Many rural areas, especially in the U.S., don’t have enough medical providers to go around. As a result, adults often have to drive hours round trip to see a primary care doctor and sometimes even further to see a specialist. For adults without adequate transportation, the distance can make getting screenings out of the question.

But even when a medical provider is geographically accessible, they still might not be adequately equipped or willing to meet the needs of the patient. For example, if a provider doesn't speak the same language as the patient, they might not always use a medical interpreter or translation service when interacting with them.

Even if they do speak the same language, they might exhibit biases that make patients feel like they’re not receiving high-quality or the most appropriate care. Those experiences could reduce the quality of interactions and lead some to avoid medical providers as much as possible, including for cancer screenings. 

Overcoming this barrier can be challenging and often is largely outside of the patient's control. That said, there are some imperfect solutions you could try:

  • If you’re in a very rural area, you can ask your doctor or call your local health department to see if there are options closer to home or services available to help you with transportation to and from the cancer screening appointment. 
  • If you’re unable to communicate with your doctor, you (or a loved one on your behalf) could request that the doctor use a medical interpreting service whenever they talk with you during your appointment.
  • If you feel the medical provider has biases that prevent them from offering you quality care, ask friends or relatives for recommendations of other providers they’ve had positive experiences with. It is illegal for healthcare providers to have a bias towards patients. Healthcare providers expressing discrimination should be reported to state medical board.

Contact leaders at the healthcare facility to tell them about any negative experiences you had there, as well as encourage them to take steps to ensure their staff better reflect and respect their patient population.

Fear

While there are many benefits to getting recommended cancer screenings, fear can be a powerful deterrent. Some might be worried about the procedures themselves, fearing they’ll be painful or uncomfortable. Others might be afraid of getting a cancer diagnosis and all that would entail.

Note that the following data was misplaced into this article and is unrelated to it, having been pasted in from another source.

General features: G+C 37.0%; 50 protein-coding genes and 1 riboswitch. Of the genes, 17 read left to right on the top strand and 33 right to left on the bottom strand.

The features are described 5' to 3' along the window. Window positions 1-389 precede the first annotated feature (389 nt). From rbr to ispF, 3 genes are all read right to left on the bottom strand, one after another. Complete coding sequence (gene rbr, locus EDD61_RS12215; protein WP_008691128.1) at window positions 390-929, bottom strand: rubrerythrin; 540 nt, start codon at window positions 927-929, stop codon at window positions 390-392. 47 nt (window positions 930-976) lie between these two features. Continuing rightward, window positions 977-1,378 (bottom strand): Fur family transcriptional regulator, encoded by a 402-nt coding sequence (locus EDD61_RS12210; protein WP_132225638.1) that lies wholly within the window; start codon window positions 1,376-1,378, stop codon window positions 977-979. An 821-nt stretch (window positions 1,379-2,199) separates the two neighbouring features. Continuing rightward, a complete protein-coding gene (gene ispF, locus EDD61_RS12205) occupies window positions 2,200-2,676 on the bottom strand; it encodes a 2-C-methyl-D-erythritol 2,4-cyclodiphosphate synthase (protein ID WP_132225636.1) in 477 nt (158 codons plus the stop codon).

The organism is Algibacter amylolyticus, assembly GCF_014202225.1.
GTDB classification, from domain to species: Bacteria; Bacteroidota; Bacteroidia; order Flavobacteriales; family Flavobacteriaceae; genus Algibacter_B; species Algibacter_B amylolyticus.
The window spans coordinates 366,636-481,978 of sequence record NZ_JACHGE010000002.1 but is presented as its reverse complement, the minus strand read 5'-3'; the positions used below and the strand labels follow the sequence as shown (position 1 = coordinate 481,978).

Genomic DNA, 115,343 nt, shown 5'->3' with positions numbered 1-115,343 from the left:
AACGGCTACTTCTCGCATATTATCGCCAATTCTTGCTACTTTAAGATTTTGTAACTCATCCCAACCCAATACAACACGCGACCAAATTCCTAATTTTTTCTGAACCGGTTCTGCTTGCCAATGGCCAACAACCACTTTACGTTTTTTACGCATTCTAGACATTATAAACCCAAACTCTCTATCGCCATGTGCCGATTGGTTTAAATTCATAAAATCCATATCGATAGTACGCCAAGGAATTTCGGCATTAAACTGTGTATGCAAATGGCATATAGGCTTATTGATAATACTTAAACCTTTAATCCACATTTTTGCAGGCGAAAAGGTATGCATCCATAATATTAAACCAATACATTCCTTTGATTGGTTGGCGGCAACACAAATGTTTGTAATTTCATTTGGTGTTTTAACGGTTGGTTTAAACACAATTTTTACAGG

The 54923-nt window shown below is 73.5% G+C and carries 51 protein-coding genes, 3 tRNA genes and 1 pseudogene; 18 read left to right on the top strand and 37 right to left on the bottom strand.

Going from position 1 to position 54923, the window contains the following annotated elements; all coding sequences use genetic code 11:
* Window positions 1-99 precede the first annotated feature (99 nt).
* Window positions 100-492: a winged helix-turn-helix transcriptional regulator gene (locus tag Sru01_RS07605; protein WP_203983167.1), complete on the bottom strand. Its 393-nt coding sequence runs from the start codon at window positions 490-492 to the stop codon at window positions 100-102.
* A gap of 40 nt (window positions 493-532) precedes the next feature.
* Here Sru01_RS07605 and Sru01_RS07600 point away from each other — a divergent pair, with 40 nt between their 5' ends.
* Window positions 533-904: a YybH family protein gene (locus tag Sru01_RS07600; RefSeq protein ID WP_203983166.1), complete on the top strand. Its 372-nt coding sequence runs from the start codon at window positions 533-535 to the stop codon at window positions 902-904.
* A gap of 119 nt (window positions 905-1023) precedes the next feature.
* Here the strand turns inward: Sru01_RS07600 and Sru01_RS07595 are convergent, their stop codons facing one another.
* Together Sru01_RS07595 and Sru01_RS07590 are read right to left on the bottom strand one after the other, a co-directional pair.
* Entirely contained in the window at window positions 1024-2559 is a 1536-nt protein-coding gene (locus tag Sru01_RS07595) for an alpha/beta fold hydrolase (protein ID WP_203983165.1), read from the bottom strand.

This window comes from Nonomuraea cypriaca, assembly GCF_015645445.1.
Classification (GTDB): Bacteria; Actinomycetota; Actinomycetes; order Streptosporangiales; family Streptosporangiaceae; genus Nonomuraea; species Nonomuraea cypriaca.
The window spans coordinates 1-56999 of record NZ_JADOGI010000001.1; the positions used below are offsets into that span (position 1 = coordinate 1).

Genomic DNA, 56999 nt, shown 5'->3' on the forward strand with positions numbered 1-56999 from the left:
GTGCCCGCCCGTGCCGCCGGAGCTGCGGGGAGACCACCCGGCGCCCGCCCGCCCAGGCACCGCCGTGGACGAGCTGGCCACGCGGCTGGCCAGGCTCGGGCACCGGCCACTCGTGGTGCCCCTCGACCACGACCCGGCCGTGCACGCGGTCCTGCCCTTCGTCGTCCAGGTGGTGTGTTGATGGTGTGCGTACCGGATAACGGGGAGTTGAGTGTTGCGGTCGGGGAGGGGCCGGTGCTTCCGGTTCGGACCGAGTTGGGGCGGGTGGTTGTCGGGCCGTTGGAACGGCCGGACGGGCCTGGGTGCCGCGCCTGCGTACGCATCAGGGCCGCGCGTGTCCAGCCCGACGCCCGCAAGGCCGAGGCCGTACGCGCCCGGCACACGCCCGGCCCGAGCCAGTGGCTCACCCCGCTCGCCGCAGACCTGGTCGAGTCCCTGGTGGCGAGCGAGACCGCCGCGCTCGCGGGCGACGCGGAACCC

Regardless of your reasons for feeling afraid, your doctor could help you better understand how realistic those fears might be or how they could be managed. For example, if you’re concerned about pain, your doctor could let you know how much discomfort is typical and what your options are for reducing it.

If you’re worried about being diagnosed with cancer, your doctor could explain the benefits of earlier diagnosis (if one would come at all) and how they might compare to the risks of waiting. 

A Word From Verywell

There are a lot of reasons people avoid cancer screenings, but many of these worries or challenges can be overcome with a little communication, preparation, and planning.

Talk to your doctor about any questions or concerns you may have about your cancer risk, as well as challenges you might be experiencing getting screened. Loved ones can also be a great source of logistical or emotional support to help you access the screening tests you need.

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Article Sources
Verywell Health uses only high-quality sources, including peer-reviewed studies, to support the facts within our articles. Read our editorial process to learn more about how we fact-check and keep our content accurate, reliable, and trustworthy.
  1. Centers for Disease Control and Prevention. Cancer prevention and control: Screening tests. 2020.

  2. Community Preventive Services Task Force. Updated recommendations for client- and provider-oriented interventions to increase breast, cervical, and colorectal cancer screening. Am J Prev Med 2012;43(1):760-4 doi:10.1016/j.amepre.2012.04.008